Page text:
Thanks, as always for your insightful comments, particularly helpful to us writers of popular science books, for whom the law is a mystery. (Maybe you could write a popular law book...)

Skepticat said...

LB, Simon did not accuse the BCA of "being dishonest", he accused them of "happily promoting bogus therapies". That is not the same thing and it is the interpretation that he was accusing the BCA of deliberate dishonesty - rather than of simply being deluded - than Simon later denied. That is why he didn't apologise or withdraw his comments. And quite right too.

Chris Kavanagh said...

Great article Jack! Very interesting to see the full story of how you came to the case.

Now if you'll excuse me...

It's a pretty good rule of thumb that whenever someone feels the name to include PHD or any other title in their username that it's never a good omen for sensible arguments and I see it holds up here.

Mong, to describe the BMJ and the Quackometer as 'churnalism' is simply ridiculous. Editorials for journals often make reference to the articles contained within that specific issue and in terms of controversial debates they also often take sides when the relevant editor thinks a much stronger case is being made on one side. See Nature's editorial coverage of Benveniste's Homeopathy papers for a good example of this.

Sue Reid found Ernst's review of the evidence to be persuasive not because of his rhetoric but because his review is well conducted and fair. The BCA's evidence is of a very low standard and the BMJ is one of the premier medical journals for it not to side with Ernst analysis would have been perverse. There are countless other articles and blogs that have taken apart the BCA's plethora and Prof. Ernst just brought all the criticisms together into one source and added more rigor to the analysis.

As for Quackometer it was posting an update for those following the case and discussing the implications of the BMJ's editorial and the review. That's what bloggers do. If you look through other posts you will see very good quality original research. So to describe Le Canard Noir of being guilty of 'churnalism' for commenting on one of the top medical journals dismissing the BCA's evidence is well... silly.

You also seem to be clinging to some notion that there must be a balanced conclusion for something to have been treated fairly in a review. However, as a science journalist you should know that is not how science or medicine works. Things really can be wrong. Evidence can be lacking. And to say so does not make you an ideologue regardless of what you imply.

As far as Singh's original statements being about bolstering 'the scientific and biomedical credibility' of his book. I think you're really barking up the wrong tree. His statements were BASED on his research rather than being anything to do with backing up his credibility. The BCA did/does promote chiropractic for those childhood ailments and the evidence that chiropractic could treat such ailments is simply not there (as the published plethora clearly shows) so his comments are perfectly understandable.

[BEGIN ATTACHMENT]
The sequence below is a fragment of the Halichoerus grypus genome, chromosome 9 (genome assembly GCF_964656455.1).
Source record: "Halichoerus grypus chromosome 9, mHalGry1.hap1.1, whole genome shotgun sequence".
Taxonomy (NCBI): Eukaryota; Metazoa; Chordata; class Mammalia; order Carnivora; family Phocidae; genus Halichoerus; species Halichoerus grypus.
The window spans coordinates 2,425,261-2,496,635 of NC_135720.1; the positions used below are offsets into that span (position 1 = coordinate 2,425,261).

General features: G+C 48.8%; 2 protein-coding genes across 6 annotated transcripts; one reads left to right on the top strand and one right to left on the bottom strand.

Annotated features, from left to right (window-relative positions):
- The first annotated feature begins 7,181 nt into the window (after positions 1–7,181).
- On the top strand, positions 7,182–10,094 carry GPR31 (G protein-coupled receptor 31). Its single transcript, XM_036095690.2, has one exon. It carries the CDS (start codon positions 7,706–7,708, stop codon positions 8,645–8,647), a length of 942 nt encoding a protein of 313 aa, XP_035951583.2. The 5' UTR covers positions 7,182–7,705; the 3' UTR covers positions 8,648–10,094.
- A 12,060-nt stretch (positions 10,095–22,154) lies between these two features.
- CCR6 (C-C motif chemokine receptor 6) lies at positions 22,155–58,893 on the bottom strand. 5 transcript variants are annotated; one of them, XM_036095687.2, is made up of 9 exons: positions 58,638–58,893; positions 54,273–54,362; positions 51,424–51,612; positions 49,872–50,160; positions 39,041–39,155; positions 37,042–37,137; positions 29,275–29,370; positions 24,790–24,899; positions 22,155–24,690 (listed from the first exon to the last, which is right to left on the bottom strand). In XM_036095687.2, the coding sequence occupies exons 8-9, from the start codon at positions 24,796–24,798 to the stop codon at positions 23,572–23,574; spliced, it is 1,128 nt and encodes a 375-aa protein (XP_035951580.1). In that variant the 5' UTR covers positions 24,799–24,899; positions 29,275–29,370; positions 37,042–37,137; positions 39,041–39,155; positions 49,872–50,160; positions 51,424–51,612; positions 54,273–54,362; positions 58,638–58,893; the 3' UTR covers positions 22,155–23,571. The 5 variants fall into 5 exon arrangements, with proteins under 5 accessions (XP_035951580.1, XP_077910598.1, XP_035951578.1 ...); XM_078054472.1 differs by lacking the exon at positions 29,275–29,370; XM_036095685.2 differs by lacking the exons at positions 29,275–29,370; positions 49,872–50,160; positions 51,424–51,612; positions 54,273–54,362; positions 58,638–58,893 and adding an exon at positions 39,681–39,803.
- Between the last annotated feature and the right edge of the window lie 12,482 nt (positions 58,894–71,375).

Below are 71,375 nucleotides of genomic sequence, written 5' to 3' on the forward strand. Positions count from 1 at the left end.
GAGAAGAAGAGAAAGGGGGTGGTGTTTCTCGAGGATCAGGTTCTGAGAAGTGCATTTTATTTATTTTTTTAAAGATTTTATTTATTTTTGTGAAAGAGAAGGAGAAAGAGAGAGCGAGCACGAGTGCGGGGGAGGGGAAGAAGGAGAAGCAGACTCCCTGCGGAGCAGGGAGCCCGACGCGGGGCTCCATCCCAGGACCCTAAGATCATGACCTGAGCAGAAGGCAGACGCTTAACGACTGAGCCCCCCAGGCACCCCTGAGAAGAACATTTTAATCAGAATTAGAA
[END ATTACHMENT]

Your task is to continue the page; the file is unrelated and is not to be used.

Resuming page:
If you think it is a sensationalised statement Simon made in order to support sales of his book, I think you have very little experience of Simon or his writings. Have you read Trick or Treatment? Do you think it is sensationalised and unfair?

Your own 'open minded' assessment of the case seems to be remarkably similar to simply re-churning out the arguments made by Richard Brown so maybe your critical eye might be well served by addressing your own biases!

Alice said...

Fantastic article, many thanks Jack of Kent.

It's a bit sad to see the same arguments gone through again and again in the comments - however, can I point out one thing?

J of K has sensibly written that it is important that people be permitted to comment on public health issues. Even if their comment turns out to be wrong, public figures should be able to voice their concerns.

The BCA have made some pretty silly claims which have the potential to damage far more people and far more lives than Simon's accusation of incorrectness. Or dishonesty, whatever you want to call the accusation. That might lead to a few hurt feelings and a few people perhaps being careful about choosing chiropractic - as they should be anyway.

The medical profession doesn't sue nutters who go on telly and claim that their son was made autistic by having the MMR vaccination, does it? The space industry, to the best of my knowledge, doesn't sue people for claiming the Moon landings were faked.

Accusations of dishonesty are made all over the place. An intelligent and mature scientific organisation sighs, provides evidence to the contrary, and gets on with life.

So, even if the BCA wins the case, it has made a complete moron of itself. And the more it and its supporters villify Simon, the more famous he'll get. I hadn't even heard of him but I intend to read his books now.

Rogue Medic said...

Mong H Tan, PhD,


. . . I shall always maintain an open mind (scientific and legal) whenever reviewing all sources, arguing about this case!

I am surprised that you have tried to “discredit” the BCA so readily,


How do you maintain an open mind, when you are putting thoughts in the mind of someone else. You do not know what was tried or how readily. You are only drawing conclusions.


by basing on sources that I would consider to be anti-libel law campaign-rhetoric or "churnalism" -


More conclusions. You stated that you are a science writer?


- originated probably from Singh himself (and associates) of the “Sense about Science” organization in the UK!?